Free Camp Opportunity in the Poconos for Air Force YouthIsland Lake Camp Offers Free Spaces to Military Youth: Island Lake Camp, located in the PoconoMountains, Pennsylvania, will provide free summer camp spaces for youth 8-13 years old during theweeks of Aug. 2-15, 2011. Youth receive interest-based instruction to help develop poise andmastery of skills in a variety of areas. Interested Air Force youth must submit a scholarship formwhich includes a letter that describes, "The reasons why I should be selected to go to Island LakeCamp." The form is available at Air Force Youth Programs or by downloading from thisCommunity of Practice link, https://afkm.wpafb.af.mil/DocView.asp?DocID=10857703.Military OneSource Webinars – April Sessions AnnouncedWebinars are Web-based training sessions using teleconference audio and the internet to deliver aninteractive seminar. All posted times are listed in Eastern Daylight Savings Time. For moreinformation, see http://www.militaryonesource.com/MOS/OnlineCommunity/Webinars.aspx iCan Achieve – Teen weight management Program overview, Tuesday, April 19, at 11 a.m. iCanAchieve is a 12-month program for teens ages 13 to 18 that will support their weight management efforts. The program focuses on helping teens make behavioral changes that will allow them to set and achieve their goals. The program, based on scientifically proven methods, includes telephonic health coaching, a health assessment, online tools, and educational information. Come hear about how this valuable program can benefit your teenager. Digital Literacy for Kids, Monday, April 25, 2011, 10 a.m. Get AD-ucated! Help kids improve their digital literacy – talk to them about staying safe online, being good digital citizens, and thinking critically about the advertisements all around them. Sleep Strategies for Infants and Children, Friday, April 29, 2011, at 10:00 a.m. Getting infants and young children to sleep – and stay asleep – can be a tremendous source of stress for parents. This webinar is designed to help parents learn about children‟s sleep patterns at different stages of development and explore effective ways of helping their children fall asleep and sleep through the night. Participants will be able to learn about children‟s sleep patterns at different stages of development, explore specific sleep problems, identify conditions that disrupt sleep for young children, and learn strategies for establishing a nighttime routine.For more information on these and other upcoming Webinars, seehttp://www.militaryonesource.com/MOS/OnlineCommunity/Webinars.aspx “Forging the Partnership” – Registration is still open, but the clock is ticking…. The windy city of Chicago provides a beautiful urban backdrop to the 2011 DoD/USDA Family Resilience Conference. Each day of the conference will offer a wide range of high quality workshops, computer labs, program showcases, keynote addresses, research presentations, research posters and interacts. Gather your colleagues and collaborators, andplan to experience this professional development opportunity! Plan to attend two town hallmeetings – one with the Services‟ senior enlisted advisors and the second with Service spiritualadvisors. We look forward to seeing you at the Hyatt Regency April 27- 29. Seehttp://www.militaryhomefront.dod.mil/FRC2011.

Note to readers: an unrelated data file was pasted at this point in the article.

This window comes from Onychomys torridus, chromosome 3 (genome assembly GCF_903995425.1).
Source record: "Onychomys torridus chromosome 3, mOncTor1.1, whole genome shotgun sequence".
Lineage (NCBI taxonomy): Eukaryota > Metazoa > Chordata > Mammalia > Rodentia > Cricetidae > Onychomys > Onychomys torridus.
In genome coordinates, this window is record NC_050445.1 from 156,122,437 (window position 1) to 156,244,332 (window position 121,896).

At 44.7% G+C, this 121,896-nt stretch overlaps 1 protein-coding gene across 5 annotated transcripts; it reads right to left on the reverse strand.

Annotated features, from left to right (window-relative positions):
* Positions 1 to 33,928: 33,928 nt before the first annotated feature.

From the Resale and NAF Policy Office Commissary On-Site Sale Events The Guard/Reserve On-site Sales Program provides the commissary benefit to deserving Guard/Reserve members and their families who live in areas that aren‟t close to an existing commissary store. These sales are not only for the Guard and Reserve – theyre for any authorized shopper. Currently, there are no on-site sales for online ordering. For more information, visit http://www.commissaries.com/guard_reserve_sales.cfm In the next few weeks, DeCA will deliver the benefit: April 19-20 Guard and Reserve San Nicola Island, Port Mugu, Calif. April 21-22 Air National Guard Tulsa, Okla. April 27-30 U.S. Southern Command Doral, Florida April 30 186th Engineers Caribou, Maine April 30 Reserves Camp Joseph T. Robinson North Little Rock, Okla.In the News From the American Forces Press Service – Voluntary Departure Authorization From Japan Ends The Defense Departments voluntary authorized departures for service members eligible family members to leave Japan in the aftermath of the March 11 earthquake effectively ended today. "The Defense Department concurs with the State Departments determination that the situation in Japan does not pose significant risk to U.S. citizens," a Pentagon spokeswoman said. "We will continue to ensure the safety of our families is at the forefront of every decision we make." The DoD termination follows the State Departments lifting of the voluntary departure order for DoD eligible family members to depart from Honshu, Japan. More than 7,800 family members stationed at U.S. military bases throughout Japan were flown to various U.S. locations following the magnitude 9.0 earthquake, the tsunami it caused, and subsequent problems with several of Japans nuclear reactors. See http://www.defense.gov/news/newsarticle.aspx?id=63583 From the American Forces Press Service – New Consumer Protection Office Seeks Input Treasury Department officials met here today with service members and their families to better understand financial challenges in the military community. Holly Petraeus, head of the Office of Servicemember Affairs in the Treasury Departments Consumer Financial Protection Bureau, has been traveling to military posts throughout the country and leading dialogues with troops and their families since January. See http://www.defense.gov//News/NewsArticle.aspx?ID=63547 From the American Forces Press Service – Organization Honors Service Members’ Children “Our Military Kids,” a national nonprofit organization, honored four children and a military family here yesterday in an award ceremony at the Navy Memorial. During the organization‟s “Our Military Kids of the Year” event, retired Marine Corps Gen. Peter Pace –16th chairman of the Joint Chiefs of Staff and Our Military Kids advisory board member – spoke on the importance of the families service members leave behind when they deploy, especially the children of those